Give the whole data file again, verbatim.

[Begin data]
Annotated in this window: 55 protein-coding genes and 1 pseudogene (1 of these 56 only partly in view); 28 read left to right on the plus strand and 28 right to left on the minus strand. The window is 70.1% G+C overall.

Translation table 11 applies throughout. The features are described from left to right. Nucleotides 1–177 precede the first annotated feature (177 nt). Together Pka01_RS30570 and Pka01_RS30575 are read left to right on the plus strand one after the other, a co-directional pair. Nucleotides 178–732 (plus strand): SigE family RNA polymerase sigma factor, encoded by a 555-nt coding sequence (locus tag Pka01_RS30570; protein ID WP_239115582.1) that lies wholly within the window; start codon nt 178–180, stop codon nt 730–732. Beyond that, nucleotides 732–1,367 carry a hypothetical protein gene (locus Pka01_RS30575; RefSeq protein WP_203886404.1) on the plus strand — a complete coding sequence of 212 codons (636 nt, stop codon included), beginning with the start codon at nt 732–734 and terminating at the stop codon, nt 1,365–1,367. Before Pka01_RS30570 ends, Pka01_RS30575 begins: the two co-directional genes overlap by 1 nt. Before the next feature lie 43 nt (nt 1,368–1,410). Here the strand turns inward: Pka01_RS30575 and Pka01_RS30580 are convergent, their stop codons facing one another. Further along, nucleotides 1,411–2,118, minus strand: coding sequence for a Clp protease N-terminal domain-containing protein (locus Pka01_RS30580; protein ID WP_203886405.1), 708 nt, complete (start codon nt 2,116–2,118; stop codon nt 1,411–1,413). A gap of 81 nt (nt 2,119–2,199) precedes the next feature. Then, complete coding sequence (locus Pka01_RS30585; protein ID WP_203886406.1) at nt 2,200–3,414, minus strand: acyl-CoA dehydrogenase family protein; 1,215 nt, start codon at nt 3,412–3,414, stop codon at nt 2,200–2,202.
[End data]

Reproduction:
Annotated in this window: 55 protein-coding genes and 1 pseudogene (1 of these 56 only partly in view); 28 read left to right on the plus strand and 28 right to left on the minus strand. The window is 70.1% G+C overall.

Translation table 11 applies throughout. The features are described from left to right. Nucleotides 1–177 precede the first annotated feature (177 nt). Together Pka01_RS30570 and Pka01_RS30575 are read left to right on the plus strand one after the other, a co-directional pair. Nucleotides 178–732 (plus strand): SigE family RNA polymerase sigma factor, encoded by a 555-nt coding sequence (locus tag Pka01_RS30570; protein ID WP_239115582.1) that lies wholly within the window; start codon nt 178–180, stop codon nt 730–732. Beyond that, nucleotides 732–1,367 carry a hypothetical protein gene (locus Pka01_RS30575; RefSeq protein WP_203886404.1) on the plus strand — a complete coding sequence of 212 codons (636 nt, stop codon included), beginning with the start codon at nt 732–734 and terminating at the stop codon, nt 1,365–1,367. Before Pka01_RS30570 ends, Pka01_RS30575 begins: the two co-directional genes overlap by 1 nt. Before the next feature lie 43 nt (nt 1,368–1,410). Here the strand turns inward: Pka01_RS30575 and Pka01_RS30580 are convergent, their stop codons facing one another. Further along, nucleotides 1,411–2,118, minus strand: coding sequence for a Clp protease N-terminal domain-containing protein (locus Pka01_RS30580; protein ID WP_203886405.1), 708 nt, complete (start codon nt 2,116–2,118; stop codon nt 1,411–1,413). A gap of 81 nt (nt 2,119–2,199) precedes the next feature. Then, complete coding sequence (locus Pka01_RS30585; protein ID WP_203886406.1) at nt 2,200–3,414, minus strand: acyl-CoA dehydrogenase family protein; 1,215 nt, start codon at nt 3,412–3,414, stop codon at nt 2,200–2,202.